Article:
Svaldi claimed that Holmes incurred a duty to monitor events when the lawyer incorporated the inventory and annual accounting requirements into the power of attorney. Holmes argued that his sole duty to Svaldi was to exercise appropriate care in drafting the power of attorney and revising the will.
After discovery was completed, the trial court granted summary judgment in favor of Holmes, holding that the lawyer owed no enhanced duty to Svaldi. Disagreeing with that conclusion, the appellate court reversed.
The court posited that “an attorney only owes a duty to a client if the alleged deficiencies in his performance relate to matters within the scope of representation.” It grounded this principle on Ohio case law and the Restatement (Third) of the Law Governing Lawyers §50 cmt. d (2000), which states that a lawyer “must exercise care in pursuit of the client's lawful objectives in matters within the scope of the representation.”
According to Holmes, he incorporated the arrangement for an inventory and annual accountings into the power of attorney as a protective mechanism so that a third party could ascertain whether the designated agents were misappropriating or mismanaging Svaldi's assets.
The court pointed out that certain steps needed to occur in order for this arrangement to fulfill its protective purposes: the named agents had to create the inventory and annual accountings; Holmes had to receive the inventory; Holmes had to receive the annual accountings or, if they were submitted to another attorney, that attorney would need the inventory and any previous annual accountings; and Holmes or the other attorney needed to review and compare the documents.
By incorporating the inventory and accounting scheme into the power of attorney, the court said, Holmes expanded the scope of his representation of Svaldi beyond the mere drafting of legal documents.
“By setting up the inventory and accounting scheme, Holmes assumed a responsibility to attempt to make it work,” Klatt stated. “Thus, Holmes had a duty to follow up with Johnson and Esquibel regarding their obligation to complete an inventory and the annual accountings and encourage Johnson and Esquibel to comply with the scheme,” he said.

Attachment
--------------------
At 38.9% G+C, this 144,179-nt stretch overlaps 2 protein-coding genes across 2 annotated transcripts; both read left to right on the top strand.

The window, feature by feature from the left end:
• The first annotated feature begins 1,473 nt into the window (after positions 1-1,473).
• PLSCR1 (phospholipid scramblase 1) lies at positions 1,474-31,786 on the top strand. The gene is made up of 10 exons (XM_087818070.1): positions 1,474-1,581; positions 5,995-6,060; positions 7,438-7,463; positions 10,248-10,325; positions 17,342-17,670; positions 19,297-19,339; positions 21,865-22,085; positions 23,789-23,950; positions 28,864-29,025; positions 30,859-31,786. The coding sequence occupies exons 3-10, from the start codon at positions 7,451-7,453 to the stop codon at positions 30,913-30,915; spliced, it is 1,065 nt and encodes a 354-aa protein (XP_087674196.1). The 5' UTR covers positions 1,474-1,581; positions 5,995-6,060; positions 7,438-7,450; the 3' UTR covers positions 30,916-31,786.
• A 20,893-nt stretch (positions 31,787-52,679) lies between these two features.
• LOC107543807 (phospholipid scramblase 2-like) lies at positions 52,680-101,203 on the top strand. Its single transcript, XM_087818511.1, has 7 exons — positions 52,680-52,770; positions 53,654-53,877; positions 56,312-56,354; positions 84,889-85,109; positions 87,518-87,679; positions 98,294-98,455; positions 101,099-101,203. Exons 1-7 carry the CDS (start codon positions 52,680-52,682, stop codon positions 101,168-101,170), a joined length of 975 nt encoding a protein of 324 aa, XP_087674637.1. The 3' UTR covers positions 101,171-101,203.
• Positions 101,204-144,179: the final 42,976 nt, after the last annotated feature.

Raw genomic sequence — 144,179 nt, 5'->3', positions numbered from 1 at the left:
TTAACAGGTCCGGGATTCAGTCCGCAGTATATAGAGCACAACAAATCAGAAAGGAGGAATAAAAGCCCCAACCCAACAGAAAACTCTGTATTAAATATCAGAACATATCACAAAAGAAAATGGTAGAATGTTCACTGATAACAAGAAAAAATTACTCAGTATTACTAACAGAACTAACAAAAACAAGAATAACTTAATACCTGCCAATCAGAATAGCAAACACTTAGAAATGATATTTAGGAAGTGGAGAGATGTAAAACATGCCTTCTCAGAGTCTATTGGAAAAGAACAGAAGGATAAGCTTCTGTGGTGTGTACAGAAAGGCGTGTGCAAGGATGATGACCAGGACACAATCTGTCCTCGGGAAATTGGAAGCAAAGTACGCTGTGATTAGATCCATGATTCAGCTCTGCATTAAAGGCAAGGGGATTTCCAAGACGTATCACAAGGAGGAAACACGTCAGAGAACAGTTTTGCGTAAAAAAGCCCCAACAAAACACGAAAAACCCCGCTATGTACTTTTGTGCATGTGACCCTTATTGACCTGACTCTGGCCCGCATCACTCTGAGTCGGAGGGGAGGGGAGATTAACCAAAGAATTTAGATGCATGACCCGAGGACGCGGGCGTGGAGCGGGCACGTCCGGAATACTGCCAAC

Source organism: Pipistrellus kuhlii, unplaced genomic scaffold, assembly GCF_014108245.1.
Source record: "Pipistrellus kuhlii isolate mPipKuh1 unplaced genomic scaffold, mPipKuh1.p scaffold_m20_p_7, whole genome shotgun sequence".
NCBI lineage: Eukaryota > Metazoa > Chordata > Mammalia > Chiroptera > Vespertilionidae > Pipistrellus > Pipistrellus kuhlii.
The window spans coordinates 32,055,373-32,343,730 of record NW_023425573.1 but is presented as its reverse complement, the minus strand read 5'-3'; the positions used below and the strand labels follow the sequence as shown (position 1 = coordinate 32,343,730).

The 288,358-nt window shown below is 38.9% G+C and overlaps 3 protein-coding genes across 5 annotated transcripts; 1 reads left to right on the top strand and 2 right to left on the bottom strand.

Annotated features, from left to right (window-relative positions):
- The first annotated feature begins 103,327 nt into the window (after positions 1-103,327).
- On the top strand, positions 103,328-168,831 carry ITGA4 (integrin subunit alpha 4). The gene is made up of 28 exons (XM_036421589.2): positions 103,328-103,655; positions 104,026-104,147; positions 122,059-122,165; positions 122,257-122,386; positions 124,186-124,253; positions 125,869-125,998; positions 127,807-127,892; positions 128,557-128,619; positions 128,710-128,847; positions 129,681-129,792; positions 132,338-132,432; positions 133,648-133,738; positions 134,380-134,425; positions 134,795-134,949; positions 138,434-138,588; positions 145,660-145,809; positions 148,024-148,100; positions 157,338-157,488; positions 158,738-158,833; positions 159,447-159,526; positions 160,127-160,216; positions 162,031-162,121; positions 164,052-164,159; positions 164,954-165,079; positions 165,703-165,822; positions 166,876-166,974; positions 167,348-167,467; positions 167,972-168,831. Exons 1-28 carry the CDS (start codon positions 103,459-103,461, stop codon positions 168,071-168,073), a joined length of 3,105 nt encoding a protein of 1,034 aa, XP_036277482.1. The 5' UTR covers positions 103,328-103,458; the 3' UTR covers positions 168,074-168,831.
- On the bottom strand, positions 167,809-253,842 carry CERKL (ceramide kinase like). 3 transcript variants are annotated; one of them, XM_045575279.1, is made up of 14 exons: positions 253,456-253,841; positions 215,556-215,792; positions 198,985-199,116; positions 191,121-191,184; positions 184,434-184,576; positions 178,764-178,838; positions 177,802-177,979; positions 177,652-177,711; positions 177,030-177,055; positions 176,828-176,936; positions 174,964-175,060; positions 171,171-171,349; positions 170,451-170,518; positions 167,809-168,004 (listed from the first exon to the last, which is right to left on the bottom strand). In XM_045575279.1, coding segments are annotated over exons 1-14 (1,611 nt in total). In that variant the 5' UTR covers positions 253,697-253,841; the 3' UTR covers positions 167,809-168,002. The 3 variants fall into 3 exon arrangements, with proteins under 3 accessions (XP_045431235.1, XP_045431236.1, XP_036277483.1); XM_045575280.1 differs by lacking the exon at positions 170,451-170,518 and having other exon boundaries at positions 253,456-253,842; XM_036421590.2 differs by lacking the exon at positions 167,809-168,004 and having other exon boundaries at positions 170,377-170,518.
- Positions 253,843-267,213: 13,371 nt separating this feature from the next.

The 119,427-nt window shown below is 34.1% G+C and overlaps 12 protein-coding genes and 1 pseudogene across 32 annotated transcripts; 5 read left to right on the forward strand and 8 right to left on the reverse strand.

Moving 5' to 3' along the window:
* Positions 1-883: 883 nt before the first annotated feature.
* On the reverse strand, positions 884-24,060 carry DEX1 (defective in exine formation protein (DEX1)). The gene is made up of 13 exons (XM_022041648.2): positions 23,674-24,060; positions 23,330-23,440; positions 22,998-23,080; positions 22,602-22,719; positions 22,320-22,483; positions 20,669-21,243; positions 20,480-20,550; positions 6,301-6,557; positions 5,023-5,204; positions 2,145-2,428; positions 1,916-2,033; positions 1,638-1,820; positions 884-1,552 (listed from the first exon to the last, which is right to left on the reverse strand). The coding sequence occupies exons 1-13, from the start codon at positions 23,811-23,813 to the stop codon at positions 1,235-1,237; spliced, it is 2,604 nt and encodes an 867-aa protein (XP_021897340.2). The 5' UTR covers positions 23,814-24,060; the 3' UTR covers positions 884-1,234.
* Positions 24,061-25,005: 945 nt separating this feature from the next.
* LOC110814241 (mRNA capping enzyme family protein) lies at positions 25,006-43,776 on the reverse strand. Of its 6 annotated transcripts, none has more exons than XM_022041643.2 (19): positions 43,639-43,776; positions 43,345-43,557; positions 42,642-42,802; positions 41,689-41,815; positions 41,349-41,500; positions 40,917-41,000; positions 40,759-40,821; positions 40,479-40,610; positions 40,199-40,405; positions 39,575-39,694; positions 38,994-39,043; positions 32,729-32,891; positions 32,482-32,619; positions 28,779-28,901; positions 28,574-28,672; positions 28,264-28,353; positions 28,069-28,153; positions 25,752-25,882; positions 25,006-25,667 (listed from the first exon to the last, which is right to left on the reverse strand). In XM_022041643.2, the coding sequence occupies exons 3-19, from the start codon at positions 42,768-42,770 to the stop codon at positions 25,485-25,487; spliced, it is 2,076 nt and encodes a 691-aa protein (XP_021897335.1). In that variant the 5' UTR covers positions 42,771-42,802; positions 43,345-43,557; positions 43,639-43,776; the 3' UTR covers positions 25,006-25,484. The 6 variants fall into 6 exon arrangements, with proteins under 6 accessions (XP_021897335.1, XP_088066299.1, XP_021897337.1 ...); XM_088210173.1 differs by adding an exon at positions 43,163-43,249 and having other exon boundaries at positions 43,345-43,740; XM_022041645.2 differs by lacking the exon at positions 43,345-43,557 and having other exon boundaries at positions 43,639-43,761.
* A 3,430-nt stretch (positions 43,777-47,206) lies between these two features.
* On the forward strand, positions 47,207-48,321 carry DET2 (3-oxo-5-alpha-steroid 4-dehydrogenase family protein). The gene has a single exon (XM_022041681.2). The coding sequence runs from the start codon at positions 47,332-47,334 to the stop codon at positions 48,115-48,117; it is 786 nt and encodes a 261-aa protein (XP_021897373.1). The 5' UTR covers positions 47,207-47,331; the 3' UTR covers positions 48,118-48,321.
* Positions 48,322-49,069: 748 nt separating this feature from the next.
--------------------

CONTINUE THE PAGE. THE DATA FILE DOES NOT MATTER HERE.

The court disagreed, however, with Svaldi's broad characterization of the duty that resulted from the inventory and accounting arrangement. Holmes did not assume an overarching duty to supervise the designated agents, the court declared. “Svaldi did not request and Holmes did not suggest that Holmes would serve as the guardian of Svaldi's financial well-being or the general overseer of Svaldi's agents,” Klatt wrote.
“Moreover, neither justice nor good sense warrants the imposition of such a broad duty in these circumstances,” the court stated.
In a dissenting opinion, Judge Judith L. French argued that neither the parties' attorney-client relationship nor the power of attorney itself required Holmes to review the inventory and annual accountings or to facilitate the evaluation of those documents. Nor was there evidence that Svaldi asked Holmes to undertake these additional tasks, French said.
Anne M. Valentine and Susie L. Hahn of Leeseberg & Valentine, Columbus, Ohio, represented Svaldi. Rick E. March of Lane, Alton & Horst, and Ray S. Pantle, both of Columbus, represented Holmes.
Full text at http://op.bna.com/mopc.nsf/r?Open=jros-93mv6r.